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What Is The Charity Shop Model?
The way charity retail works is an important factor here. Most of the larger charity retail businesses have a similar model which I'll explain here. This will help people to understand why eBay / Depop flippers are actually crucial to the charity shop ecosystem, and why, if you're debating whether to flip from charity shops, you can do with a clear conscience.
So, just to set the scene. A few months ago my girlfriend answered an online post from one of the regional children's hospices. They have around 7 or 8 retail shops in the north of England. The post was asking for volunteers to spend time at their distribution center where they sort through the bags and bags of donated items. They separate the items into sellable things, and unsellable things. Then they sort into categories like clothes, children's items, household items and so on. Once sorted, the items are then distributed out to the retail shops to be displayed and (hopefully) sold.
My girlfriend was shocked at the number of items and clothes at the distribution center that needed sorting. Around 15 volunteers turned up that day (like most days). She came back after a full 8 hours and was slightly deflated that the team of volunteers didn't even make a dent in the sorting that needed doing. In fact, there was more there when they actually started because they have vans collecting drop-offs from the shops and taking them to the distribution/sorting center and added to the pile.
Why the Model Is Important
All this dictates the most efficient business model for the charity, which is turning items over as quickly as possible. The first thing you need to keep in mind is they simply don't have the time to properly price the items up. They can't process the donations quickly enough as it is. They certainly don't have the time to check each item online and hazard a guess at a fair market value.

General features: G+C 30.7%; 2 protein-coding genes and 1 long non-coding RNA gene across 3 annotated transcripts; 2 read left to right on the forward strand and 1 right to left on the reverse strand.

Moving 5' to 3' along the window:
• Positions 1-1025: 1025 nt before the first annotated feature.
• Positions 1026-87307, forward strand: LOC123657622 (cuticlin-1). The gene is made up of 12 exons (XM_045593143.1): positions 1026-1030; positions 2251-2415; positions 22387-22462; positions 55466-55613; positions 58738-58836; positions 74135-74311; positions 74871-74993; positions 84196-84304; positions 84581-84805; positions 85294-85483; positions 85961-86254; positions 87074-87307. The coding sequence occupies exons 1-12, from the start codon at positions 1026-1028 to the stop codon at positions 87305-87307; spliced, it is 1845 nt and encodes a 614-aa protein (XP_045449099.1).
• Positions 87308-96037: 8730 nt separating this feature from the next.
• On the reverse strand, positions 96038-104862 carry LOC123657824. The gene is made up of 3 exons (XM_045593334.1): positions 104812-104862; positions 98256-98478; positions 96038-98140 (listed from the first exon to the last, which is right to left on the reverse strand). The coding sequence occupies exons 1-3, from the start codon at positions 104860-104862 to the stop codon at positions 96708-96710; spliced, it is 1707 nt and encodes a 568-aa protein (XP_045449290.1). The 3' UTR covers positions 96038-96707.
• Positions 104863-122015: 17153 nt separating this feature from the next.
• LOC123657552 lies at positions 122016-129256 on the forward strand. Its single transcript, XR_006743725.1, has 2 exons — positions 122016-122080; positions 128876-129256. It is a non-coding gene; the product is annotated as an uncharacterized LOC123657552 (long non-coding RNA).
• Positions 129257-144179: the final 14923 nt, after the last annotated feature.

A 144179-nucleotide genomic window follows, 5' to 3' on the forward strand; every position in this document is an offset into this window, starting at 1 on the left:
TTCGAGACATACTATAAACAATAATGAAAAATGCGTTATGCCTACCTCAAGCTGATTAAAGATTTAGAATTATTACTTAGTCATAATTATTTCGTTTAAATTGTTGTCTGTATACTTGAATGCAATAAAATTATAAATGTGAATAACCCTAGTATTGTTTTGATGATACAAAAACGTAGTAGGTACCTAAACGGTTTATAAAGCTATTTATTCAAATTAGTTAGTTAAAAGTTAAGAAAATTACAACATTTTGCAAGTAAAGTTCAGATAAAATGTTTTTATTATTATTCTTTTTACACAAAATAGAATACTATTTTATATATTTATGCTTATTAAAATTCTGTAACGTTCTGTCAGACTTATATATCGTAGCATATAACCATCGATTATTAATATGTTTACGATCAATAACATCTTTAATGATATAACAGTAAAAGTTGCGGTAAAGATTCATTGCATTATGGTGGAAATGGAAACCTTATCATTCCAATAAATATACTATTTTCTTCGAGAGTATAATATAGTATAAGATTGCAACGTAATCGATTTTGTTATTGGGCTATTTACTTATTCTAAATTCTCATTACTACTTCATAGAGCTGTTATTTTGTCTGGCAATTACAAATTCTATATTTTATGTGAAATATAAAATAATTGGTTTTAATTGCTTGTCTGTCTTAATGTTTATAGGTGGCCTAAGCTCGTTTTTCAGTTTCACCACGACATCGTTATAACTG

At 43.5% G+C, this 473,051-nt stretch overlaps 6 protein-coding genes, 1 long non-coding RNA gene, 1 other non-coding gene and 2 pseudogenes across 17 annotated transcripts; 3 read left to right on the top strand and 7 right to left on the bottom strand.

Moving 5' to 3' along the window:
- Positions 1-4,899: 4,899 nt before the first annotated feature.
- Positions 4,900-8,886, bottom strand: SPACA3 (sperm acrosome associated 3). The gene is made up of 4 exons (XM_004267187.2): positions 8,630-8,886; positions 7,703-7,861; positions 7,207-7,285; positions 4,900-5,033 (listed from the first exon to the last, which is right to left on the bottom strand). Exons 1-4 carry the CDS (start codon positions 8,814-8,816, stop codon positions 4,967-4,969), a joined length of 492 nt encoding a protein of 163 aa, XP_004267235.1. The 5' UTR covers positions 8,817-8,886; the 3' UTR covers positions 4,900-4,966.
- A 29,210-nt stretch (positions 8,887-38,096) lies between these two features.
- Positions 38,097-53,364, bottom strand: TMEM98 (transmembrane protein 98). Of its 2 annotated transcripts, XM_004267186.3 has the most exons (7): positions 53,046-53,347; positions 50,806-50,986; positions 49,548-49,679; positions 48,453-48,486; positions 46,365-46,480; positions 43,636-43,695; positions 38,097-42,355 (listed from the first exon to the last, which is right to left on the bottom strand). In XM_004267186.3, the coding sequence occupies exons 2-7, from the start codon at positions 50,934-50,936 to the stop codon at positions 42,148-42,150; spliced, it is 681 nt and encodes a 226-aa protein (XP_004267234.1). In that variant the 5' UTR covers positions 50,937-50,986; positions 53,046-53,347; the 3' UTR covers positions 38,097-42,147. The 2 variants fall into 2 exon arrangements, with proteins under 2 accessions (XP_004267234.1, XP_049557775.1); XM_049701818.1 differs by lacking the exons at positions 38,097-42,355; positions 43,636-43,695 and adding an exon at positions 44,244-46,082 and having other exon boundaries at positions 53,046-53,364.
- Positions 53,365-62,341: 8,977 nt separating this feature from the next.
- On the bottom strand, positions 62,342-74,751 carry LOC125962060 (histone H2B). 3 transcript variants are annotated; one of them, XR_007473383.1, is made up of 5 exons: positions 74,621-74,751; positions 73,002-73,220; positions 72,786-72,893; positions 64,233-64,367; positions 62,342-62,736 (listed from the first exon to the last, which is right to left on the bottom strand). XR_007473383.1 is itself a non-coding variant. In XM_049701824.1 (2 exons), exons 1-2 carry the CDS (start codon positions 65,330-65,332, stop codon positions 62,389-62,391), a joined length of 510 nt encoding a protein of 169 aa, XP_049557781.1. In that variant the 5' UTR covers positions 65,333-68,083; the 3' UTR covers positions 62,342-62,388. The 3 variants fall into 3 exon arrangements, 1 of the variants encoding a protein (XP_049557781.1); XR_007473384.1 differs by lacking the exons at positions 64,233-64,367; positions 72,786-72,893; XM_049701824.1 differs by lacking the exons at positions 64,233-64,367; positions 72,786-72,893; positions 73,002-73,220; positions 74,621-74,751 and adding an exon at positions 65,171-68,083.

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The second thing to keep in mind is that they don't pay for the items and they have warehouses full of them. So maximising profit per item isn't actually logical. The only practice that makes sense here is to find the sweet spot in pricing for each category to ensure they get the items onto the shop shelf and sold as quickly as possible so the next batch can be brought in and sold.
They don't care if they have a woman's jacket that RRPS's at £150 or £50. All they want to do is get the item on the clothes rail and sold as quickly as possible to make room for the next item. They know that pricing that "practically new" £150 jacket at £60 means it'll sit on the rail for considerably longer than if they priced it to move at £10. Having a jacket that sells for £60, sat on the shelf for 5 months is actually costing them money. They could sell 200 items at £10 each during that time.
You have to remember here that the shops are the bottleneck in this operation and the most efficient way to remove the bottleneck is to price the items down and sell them as quickly as possible.
So you can see from the above that the name of the game is purely to move items as quickly as possible.
The point of the article is to address the debate that "flippers" are somehow taking profits from the charities or denying someone an item they wouldn't normally be able to afford isn't true. We can see that the charities have zero chance of running out of donated items for the people who genuinely need them. And we've also demonstrated that the flippers are keeping the items moving off the shelves and money flowing into the cash registers clearing space for the next batch of items to be sold. So the fact that someone sold on a jacket for double the profit is irrelevant. The charity shop was never going to sell it at the same price as the flipper did.
It's also worth adding to this that these eBay / Depop flippers aren't predatory or taking advantage. They are people who are either trying to make an honest living or are supplementing a wage. The second-hand market is worth hundreds of millions of pounds and if it wasn't for these flippers then millions of tons of unsold items would end up in land-fill as the charities simply wouldn't be able to keep up with it all.
They're also keeping a lot of niche markets alive. So many vinyl records, VHS tapes, and vintage consoles are sold to enthusiasts that would never normally be able to find these items in regular stores and websites.